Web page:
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Renault Koleos (2017–)

Last updated 20 June 2019

Video Road Test

Kerb weight 1540–1769 kg
Warranty 3 years / 100000 miles
Servicing 18,000 miles

Full specifications

Driving

Renault only offers the Koleos with diesel engines. The basic 1.6-litre dCi has 130PS and produces 320Nm of torque, with official fuel economy of 57.6mpg. We’d sacrifice a few mpg for the extra flexibility of the 175PS/380Nm 2.0-litre dCi though – it’s punchier and quieter. It’s also available with a smooth and relaxed X-Tronic CVT auto and all-wheel drive.

Regardless of what’s under the bonnet, noise is kept subdued for the most part with the odd whir from the turbocharger and some grumbling when accelerating hard. Performance of the 1.6dCi isn’t blistering from a standing start, but on the go there’s enough punch for joining motorways, while long distance cruising is a quiet experience. The 175HP 2.0dCi is much better, with plenty of acceleration from standstill and gutsy country on-road performance easily the equal of any other 2.0 180HP SUV such as a Discovery Sport, F-Pace, Kuga or Tiguan. Unfortunately, on larger 19-inch wheels, that serenity is upset on typical B roads.

Over rough surfaces the Koleos on overpressured 19-inch wheels with 55 profile tyres never really feels settled, with the suspension subtly jiggling the cabin unless the road is smooth. The wheels thump over potholes too, which is a shame because the Koleos is an excellent drive on sensible ppressured 18-inch wheels with 225/60 R18 tyres. On these tyres it's set up for comfort over rough terrain with plenty of suspension travel, slow but very accurate steering and plenty of traction through corners. For serious roads it's best put in auto 4WD, though proper multi-point rear suspension means it's surprisingly good in 2WD

The Koleos is very large and there are a few blind spots caused by the big pillars, so it’s not town friendly – although no car in this class is. The slow steering doesn't help in cut and thrust traffic either. It's no sports SUV. On the plus side, if you need to squeeze into a tight spot there is an optional hands-free parking system, which takes care of the steering when it finds a suitable parking space.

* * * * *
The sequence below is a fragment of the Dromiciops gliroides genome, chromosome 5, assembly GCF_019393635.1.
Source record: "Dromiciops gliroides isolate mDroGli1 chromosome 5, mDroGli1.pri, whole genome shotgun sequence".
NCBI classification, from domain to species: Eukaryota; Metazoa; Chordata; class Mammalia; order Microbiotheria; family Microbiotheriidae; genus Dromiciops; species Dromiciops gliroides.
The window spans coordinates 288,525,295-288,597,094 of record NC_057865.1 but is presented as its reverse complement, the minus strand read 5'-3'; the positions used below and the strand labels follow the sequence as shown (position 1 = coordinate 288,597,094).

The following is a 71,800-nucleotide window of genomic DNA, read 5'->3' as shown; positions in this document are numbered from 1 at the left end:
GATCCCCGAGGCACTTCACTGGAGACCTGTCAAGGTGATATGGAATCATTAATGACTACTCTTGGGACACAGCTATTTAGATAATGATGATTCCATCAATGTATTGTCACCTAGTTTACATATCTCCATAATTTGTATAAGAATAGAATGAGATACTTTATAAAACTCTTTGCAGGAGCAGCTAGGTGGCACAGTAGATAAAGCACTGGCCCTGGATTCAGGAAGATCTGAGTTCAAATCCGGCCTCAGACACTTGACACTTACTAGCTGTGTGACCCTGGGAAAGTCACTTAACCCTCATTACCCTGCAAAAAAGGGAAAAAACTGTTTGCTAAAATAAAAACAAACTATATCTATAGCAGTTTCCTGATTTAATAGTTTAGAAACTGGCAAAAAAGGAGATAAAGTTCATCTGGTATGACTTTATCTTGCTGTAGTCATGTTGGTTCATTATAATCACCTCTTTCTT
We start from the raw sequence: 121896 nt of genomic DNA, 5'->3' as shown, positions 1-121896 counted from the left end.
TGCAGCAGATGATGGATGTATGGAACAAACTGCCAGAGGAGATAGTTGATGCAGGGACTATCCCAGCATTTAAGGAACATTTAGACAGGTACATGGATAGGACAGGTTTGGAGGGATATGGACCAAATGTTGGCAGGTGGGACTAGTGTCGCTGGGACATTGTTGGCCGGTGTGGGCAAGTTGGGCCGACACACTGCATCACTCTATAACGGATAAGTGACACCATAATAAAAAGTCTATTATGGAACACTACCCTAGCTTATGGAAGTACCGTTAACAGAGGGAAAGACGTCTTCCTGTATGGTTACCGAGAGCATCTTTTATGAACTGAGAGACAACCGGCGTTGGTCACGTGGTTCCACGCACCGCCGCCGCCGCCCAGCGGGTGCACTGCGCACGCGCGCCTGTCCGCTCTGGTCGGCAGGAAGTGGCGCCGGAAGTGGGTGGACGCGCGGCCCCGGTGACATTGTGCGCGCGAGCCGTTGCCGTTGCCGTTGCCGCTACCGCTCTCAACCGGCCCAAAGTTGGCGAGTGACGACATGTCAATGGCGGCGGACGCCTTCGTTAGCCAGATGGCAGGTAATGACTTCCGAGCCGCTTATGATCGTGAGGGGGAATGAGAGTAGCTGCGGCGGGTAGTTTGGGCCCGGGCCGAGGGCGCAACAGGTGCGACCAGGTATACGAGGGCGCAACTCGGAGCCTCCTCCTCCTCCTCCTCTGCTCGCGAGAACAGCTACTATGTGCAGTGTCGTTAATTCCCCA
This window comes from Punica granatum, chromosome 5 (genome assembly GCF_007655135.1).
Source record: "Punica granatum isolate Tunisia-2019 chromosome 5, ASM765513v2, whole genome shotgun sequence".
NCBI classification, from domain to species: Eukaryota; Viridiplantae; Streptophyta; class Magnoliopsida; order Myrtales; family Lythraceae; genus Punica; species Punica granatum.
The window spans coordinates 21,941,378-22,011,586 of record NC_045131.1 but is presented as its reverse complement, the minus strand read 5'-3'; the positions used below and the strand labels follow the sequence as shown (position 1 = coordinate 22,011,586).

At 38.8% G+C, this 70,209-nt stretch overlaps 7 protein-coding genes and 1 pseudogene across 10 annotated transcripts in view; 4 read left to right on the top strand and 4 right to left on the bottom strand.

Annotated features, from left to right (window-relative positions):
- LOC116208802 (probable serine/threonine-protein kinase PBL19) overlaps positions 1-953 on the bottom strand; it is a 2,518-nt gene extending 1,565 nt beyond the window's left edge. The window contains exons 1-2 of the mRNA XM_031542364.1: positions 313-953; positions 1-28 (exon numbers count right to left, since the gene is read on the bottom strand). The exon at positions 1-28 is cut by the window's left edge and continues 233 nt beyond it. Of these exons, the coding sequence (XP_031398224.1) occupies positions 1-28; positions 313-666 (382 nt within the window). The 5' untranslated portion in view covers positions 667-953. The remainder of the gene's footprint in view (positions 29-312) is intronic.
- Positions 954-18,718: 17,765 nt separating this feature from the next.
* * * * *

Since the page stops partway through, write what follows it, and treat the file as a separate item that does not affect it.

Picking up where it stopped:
Even if you leave the options boxes unticked there’s a decent amount of driver technology. A reversing camera, blind spot warning, lane keep assist, traffic sign recognition, autonomous emergency braking and hill start assist are all standard. On the down side, there isn’t an adaptive cruise system, even as an option. 

If you go for the smooth, quiet automatic X-Tronic model then you'll also get standard all-wheel drive. It's not really meant for heavy off-road use but it's good enough for a gravel track or a wintry road. It's an automated system that detects slip and compensates for it, but you can press a button to lock the differential for slower, more slippery terrain like damp fields or mud.

Engines

Engine MPG 0-62 Top speed CO2
1.6 dCi 58 mpg 11.4 s 115 mph 128 g/km
2.0 dCi 175 Xtronic 46 mpg 9.9 s 205 mph 163 g/km
2.0 dCi 175 Xtronic 4WD 44 mpg 10.2 s 204 mph 168 g/km
2.0 dCi 4WD 50 mpg 10.7 s 126 mph 148 g/km
2.0 dCi Xtronic 4WD 48 mpg 9.5 s 125 mph 156 g/km
List Price from £27,520
Buy new from £21,908
Contract hire from £213.11 per month
 

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